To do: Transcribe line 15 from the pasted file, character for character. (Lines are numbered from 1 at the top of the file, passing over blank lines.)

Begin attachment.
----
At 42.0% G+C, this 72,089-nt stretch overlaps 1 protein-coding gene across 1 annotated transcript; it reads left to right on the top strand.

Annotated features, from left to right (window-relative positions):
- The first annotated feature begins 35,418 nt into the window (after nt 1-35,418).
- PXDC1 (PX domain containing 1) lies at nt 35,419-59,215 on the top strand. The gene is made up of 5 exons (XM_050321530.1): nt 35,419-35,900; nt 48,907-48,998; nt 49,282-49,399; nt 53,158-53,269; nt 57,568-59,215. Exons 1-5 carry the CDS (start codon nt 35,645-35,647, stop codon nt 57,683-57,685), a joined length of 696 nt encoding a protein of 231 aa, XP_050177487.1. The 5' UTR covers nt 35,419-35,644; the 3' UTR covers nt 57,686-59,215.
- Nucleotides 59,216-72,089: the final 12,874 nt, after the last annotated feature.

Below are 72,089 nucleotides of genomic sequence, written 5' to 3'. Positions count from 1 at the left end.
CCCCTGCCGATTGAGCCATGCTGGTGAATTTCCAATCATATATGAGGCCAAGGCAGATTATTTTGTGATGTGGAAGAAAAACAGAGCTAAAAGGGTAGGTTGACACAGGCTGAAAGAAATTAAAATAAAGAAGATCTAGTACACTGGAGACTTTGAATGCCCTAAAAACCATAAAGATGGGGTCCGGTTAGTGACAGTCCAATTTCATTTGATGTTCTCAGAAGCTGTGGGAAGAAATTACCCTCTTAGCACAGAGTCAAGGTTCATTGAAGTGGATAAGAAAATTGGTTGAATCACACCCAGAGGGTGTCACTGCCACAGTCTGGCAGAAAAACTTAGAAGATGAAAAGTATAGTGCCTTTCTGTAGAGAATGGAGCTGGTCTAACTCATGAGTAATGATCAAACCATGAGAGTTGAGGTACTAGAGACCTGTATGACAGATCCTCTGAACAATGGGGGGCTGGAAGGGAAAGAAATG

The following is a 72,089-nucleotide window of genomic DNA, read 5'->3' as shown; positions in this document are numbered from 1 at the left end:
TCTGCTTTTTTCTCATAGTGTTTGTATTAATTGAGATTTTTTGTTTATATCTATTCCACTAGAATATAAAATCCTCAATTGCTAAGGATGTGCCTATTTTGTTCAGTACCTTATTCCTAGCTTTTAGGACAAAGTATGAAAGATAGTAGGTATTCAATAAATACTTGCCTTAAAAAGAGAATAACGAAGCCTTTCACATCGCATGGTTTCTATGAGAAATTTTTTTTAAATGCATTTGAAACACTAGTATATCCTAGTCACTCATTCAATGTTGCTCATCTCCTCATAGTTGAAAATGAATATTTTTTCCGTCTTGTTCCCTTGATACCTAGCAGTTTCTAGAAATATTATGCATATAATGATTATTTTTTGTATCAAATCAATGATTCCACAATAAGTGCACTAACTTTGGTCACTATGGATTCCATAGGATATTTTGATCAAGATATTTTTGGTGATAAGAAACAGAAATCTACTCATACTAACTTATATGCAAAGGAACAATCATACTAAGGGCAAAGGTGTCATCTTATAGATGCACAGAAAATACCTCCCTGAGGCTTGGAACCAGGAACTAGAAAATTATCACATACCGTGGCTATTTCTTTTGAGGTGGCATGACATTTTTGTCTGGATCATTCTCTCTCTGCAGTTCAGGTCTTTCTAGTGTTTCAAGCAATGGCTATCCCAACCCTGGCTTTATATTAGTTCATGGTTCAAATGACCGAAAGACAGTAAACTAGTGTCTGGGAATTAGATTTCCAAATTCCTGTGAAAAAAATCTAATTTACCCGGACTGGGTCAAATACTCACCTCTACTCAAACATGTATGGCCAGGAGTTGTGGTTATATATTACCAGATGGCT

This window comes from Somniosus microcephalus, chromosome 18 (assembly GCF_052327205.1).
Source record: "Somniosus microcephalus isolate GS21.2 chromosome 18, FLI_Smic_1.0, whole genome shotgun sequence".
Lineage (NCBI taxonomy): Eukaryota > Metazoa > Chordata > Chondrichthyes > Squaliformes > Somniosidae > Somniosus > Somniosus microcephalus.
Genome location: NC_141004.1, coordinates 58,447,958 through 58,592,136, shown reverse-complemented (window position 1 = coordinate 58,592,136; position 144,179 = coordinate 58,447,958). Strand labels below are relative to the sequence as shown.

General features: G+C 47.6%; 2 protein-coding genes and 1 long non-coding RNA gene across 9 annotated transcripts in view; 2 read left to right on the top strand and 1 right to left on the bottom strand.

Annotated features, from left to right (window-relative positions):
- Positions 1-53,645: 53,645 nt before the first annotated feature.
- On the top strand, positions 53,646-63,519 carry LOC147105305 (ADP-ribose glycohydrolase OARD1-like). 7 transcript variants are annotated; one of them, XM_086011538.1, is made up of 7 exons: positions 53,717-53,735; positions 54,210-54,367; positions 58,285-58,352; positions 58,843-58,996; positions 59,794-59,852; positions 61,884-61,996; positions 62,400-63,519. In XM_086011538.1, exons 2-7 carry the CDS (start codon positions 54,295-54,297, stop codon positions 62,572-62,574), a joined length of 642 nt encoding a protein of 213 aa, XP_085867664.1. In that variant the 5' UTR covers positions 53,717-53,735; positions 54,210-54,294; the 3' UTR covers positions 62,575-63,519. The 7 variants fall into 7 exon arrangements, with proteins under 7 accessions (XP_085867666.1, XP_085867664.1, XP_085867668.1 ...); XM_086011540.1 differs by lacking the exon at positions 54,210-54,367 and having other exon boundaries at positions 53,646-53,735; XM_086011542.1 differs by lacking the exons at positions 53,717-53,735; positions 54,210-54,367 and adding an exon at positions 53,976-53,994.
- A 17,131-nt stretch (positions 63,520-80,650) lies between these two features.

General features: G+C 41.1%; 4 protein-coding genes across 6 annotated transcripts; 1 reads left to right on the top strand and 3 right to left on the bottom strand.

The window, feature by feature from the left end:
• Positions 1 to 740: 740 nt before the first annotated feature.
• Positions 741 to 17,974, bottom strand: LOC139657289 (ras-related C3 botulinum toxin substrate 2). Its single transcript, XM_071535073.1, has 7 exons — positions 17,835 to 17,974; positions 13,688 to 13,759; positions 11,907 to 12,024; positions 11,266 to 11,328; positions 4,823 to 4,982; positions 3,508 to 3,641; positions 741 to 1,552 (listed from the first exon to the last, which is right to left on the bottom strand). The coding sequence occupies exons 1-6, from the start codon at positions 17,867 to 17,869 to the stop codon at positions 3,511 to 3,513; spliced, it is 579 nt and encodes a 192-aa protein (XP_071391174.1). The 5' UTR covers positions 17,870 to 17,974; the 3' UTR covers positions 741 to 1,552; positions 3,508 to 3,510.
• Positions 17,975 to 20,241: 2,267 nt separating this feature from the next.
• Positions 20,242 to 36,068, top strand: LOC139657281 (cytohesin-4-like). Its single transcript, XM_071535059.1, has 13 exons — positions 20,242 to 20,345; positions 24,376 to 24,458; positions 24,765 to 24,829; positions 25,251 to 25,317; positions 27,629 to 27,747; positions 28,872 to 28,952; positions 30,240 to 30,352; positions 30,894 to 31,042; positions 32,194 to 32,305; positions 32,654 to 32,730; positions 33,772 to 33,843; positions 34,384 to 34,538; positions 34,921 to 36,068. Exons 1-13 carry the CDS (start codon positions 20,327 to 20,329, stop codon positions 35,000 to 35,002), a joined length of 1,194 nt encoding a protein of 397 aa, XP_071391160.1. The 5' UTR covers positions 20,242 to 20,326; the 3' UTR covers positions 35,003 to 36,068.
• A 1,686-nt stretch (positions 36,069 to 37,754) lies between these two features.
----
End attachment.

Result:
Annotated features, from left to right (window-relative positions):